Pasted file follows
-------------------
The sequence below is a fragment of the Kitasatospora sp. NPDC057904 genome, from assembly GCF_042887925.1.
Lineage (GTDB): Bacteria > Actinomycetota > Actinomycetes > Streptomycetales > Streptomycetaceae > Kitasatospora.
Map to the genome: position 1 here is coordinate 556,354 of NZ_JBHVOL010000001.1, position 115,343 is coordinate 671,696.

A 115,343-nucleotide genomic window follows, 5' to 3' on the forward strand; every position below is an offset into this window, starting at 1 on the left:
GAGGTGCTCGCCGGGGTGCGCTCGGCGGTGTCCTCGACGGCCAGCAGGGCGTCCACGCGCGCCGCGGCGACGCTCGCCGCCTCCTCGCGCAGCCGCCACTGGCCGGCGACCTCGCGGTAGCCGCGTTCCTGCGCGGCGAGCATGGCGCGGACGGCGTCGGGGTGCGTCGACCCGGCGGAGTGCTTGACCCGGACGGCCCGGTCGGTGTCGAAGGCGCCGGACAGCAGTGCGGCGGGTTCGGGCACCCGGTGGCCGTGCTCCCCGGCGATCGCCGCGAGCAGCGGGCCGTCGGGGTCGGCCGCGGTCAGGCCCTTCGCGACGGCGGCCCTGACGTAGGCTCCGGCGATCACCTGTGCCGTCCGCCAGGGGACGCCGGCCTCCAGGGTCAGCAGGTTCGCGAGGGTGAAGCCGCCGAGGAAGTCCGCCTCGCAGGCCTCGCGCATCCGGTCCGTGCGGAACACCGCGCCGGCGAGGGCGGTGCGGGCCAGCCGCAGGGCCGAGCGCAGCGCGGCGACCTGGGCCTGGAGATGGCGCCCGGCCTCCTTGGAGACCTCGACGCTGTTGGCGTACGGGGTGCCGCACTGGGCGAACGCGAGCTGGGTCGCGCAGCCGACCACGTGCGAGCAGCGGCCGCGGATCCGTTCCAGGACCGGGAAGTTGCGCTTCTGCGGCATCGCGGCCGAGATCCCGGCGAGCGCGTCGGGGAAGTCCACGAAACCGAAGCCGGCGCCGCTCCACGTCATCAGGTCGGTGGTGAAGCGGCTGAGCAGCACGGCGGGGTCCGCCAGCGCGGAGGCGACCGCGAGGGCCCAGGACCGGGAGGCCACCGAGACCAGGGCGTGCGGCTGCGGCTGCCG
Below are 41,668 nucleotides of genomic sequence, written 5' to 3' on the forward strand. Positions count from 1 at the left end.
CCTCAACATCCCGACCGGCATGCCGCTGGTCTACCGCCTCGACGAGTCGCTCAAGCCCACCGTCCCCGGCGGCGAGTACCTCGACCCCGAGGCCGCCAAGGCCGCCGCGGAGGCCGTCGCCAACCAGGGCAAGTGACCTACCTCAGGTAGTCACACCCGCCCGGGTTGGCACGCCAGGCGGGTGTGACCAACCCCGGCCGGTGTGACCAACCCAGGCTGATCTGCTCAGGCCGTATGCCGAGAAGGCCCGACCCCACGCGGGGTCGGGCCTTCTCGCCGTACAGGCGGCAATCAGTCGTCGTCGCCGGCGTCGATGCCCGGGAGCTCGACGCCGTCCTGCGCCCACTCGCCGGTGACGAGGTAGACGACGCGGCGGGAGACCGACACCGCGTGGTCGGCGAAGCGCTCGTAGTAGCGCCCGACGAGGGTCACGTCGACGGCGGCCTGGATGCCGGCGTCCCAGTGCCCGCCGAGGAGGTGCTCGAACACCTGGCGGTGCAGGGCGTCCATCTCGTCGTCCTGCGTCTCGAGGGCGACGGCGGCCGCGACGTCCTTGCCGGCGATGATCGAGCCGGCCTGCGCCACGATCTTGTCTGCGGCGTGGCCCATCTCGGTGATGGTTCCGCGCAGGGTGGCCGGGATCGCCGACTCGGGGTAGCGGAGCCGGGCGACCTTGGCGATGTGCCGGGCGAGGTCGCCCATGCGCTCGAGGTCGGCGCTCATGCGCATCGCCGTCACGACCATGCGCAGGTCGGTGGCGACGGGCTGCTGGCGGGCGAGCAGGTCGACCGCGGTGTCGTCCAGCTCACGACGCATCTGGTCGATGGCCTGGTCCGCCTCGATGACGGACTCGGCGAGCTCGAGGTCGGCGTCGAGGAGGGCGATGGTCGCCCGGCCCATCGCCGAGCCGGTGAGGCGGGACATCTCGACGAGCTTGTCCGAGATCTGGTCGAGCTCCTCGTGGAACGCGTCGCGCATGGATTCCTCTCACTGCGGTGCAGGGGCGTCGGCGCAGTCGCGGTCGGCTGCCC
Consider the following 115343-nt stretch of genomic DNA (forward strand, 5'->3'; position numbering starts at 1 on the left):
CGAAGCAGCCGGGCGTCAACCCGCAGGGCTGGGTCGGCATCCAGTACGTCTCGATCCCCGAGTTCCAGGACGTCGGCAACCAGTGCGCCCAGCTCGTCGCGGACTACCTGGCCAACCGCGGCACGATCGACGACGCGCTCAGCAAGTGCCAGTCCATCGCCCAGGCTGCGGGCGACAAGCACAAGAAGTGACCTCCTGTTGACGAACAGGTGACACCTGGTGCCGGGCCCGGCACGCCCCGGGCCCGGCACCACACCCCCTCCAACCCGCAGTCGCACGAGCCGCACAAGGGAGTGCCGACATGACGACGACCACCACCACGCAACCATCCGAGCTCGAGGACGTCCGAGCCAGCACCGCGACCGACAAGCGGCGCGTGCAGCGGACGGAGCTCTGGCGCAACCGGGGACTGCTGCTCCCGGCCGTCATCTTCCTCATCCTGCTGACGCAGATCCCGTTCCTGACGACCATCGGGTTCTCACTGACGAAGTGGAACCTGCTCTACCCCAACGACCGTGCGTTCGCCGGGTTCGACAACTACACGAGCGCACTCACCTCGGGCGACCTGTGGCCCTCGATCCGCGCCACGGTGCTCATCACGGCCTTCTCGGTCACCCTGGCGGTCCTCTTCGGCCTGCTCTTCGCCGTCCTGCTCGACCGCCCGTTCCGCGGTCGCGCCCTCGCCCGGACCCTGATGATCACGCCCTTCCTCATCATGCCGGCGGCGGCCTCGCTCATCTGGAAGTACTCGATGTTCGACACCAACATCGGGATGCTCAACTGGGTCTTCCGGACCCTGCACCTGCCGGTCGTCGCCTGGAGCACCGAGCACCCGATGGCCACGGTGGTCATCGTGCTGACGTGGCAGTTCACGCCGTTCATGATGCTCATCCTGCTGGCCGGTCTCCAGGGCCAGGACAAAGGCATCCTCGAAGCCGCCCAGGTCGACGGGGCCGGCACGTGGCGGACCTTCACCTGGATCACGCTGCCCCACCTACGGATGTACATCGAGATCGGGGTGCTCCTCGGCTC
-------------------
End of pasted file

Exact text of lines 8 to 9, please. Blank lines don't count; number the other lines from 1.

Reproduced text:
Consider the following 115343-nt stretch of genomic DNA (forward strand, 5'->3'; position numbering starts at 1 on the left):
CGAAGCAGCCGGGCGTCAACCCGCAGGGCTGGGTCGGCATCCAGTACGTCTCGATCCCCGAGTTCCAGGACGTCGGCAACCAGTGCGCCCAGCTCGTCGCGGACTACCTGGCCAACCGCGGCACGATCGACGACGCGCTCAGCAAGTGCCAGTCCATCGCCCAGGCTGCGGGCGACAAGCACAAGAAGTGACCTCCTGTTGACGAACAGGTGACACCTGGTGCCGGGCCCGGCACGCCCCGGGCCCGGCACCACACCCCCTCCAACCCGCAGTCGCACGAGCCGCACAAGGGAGTGCCGACATGACGACGACCACCACCACGCAACCATCCGAGCTCGAGGACGTCCGAGCCAGCACCGCGACCGACAAGCGGCGCGTGCAGCGGACGGAGCTCTGGCGCAACCGGGGACTGCTGCTCCCGGCCGTCATCTTCCTCATCCTGCTGACGCAGATCCCGTTCCTGACGACCATCGGGTTCTCACTGACGAAGTGGAACCTGCTCTACCCCAACGACCGTGCGTTCGCCGGGTTCGACAACTACACGAGCGCACTCACCTCGGGCGACCTGTGGCCCTCGATCCGCGCCACGGTGCTCATCACGGCCTTCTCGGTCACCCTGGCGGTCCTCTTCGGCCTGCTCTTCGCCGTCCTGCTCGACCGCCCGTTCCGCGGTCGCGCCCTCGCCCGGACCCTGATGATCACGCCCTTCCTCATCATGCCGGCGGCGGCCTCGCTCATCTGGAAGTACTCGATGTTCGACACCAACATCGGGATGCTCAACTGGGTCTTCCGGACCCTGCACCTGCCGGTCGTCGCCTGGAGCACCGAGCACCCGATGGCCACGGTGGTCATCGTGCTGACGTGGCAGTTCACGCCGTTCATGATGCTCATCCTGCTGGCCGGTCTCCAGGGCCAGGACAAAGGCATCCTCGAAGCCGCCCAGGTCGACGGGGCCGGCACGTGGCGGACCTTCACCTGGATCACGCTGCCCCACCTACGGATGTACATCGAGATCGGGGTGCTCCTCGGCTC